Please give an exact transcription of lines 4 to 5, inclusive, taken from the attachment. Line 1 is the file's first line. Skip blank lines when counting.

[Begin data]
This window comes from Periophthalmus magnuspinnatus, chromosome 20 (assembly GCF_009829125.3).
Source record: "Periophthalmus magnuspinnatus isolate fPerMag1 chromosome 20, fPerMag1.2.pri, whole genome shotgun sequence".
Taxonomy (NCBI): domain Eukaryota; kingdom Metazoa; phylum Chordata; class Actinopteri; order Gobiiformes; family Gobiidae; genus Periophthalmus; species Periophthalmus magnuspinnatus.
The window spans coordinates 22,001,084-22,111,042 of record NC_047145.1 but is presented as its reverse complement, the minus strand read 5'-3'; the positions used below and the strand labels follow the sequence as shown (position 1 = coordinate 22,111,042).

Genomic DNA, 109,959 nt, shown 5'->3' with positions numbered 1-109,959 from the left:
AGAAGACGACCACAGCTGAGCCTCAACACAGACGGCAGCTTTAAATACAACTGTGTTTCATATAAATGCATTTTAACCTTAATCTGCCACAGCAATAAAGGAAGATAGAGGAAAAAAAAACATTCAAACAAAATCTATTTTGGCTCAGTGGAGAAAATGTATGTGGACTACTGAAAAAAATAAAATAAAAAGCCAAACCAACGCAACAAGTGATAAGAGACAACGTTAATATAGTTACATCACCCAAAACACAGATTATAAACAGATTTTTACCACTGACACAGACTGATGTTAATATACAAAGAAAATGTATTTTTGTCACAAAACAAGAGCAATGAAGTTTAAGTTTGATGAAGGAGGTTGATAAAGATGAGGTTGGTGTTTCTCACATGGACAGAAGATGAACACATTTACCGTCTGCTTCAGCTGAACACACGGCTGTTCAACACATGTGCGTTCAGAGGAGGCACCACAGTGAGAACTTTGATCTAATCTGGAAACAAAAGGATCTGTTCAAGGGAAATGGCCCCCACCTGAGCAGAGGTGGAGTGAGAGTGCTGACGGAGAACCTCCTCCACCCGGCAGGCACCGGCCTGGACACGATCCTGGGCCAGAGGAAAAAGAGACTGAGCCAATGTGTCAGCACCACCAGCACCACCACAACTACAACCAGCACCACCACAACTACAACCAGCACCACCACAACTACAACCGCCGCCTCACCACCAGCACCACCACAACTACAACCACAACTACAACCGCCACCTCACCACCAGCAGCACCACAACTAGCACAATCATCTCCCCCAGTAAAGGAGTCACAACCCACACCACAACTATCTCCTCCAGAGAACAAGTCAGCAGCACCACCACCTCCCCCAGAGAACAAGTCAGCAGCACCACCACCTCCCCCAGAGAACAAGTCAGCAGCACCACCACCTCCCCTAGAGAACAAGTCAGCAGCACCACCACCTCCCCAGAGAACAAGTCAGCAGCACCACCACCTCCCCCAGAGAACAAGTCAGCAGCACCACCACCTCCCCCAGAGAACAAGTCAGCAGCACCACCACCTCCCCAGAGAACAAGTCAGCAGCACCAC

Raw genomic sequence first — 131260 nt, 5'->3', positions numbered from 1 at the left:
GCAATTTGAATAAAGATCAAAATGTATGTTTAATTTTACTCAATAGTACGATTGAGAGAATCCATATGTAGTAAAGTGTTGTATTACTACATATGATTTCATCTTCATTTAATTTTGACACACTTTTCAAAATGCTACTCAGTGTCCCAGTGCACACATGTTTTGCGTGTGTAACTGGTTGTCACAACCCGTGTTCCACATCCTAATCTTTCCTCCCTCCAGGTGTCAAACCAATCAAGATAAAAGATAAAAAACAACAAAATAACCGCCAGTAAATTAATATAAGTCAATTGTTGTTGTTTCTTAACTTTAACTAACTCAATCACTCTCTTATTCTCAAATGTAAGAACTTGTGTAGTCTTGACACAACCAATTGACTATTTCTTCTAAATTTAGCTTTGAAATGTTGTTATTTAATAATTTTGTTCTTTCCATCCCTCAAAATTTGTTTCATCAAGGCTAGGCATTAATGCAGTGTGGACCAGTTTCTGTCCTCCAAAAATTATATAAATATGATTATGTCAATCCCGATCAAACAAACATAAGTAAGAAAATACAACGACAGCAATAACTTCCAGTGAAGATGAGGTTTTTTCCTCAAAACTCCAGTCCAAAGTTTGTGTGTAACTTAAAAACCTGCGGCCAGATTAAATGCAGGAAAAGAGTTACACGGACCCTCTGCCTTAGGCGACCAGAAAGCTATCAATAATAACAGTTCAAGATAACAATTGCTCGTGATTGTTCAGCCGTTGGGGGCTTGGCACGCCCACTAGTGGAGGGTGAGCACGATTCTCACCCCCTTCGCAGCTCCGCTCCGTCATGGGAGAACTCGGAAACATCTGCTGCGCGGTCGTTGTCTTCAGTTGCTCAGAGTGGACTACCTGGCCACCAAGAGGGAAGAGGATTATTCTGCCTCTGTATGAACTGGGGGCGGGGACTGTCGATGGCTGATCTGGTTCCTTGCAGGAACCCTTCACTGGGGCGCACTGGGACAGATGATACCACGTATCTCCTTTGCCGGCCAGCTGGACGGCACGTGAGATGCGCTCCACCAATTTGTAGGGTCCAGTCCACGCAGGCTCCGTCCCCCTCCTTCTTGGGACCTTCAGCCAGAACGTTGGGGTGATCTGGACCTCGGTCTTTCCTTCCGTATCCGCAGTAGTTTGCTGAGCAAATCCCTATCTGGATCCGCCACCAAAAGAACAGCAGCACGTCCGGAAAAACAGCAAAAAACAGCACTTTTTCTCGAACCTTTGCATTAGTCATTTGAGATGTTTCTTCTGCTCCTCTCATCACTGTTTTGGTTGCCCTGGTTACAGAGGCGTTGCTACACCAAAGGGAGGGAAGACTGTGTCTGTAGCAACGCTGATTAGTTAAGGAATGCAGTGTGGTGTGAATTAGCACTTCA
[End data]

The window spans coordinates 22,001,084-22,111,042 of record NC_047145.1 but is presented as its reverse complement, the minus strand read 5'-3'; the positions used below and the strand labels follow the sequence as shown (position 1 = coordinate 22,111,042).

Genomic DNA, 109,959 nt, shown 5'->3' with positions numbered 1-109,959 from the left: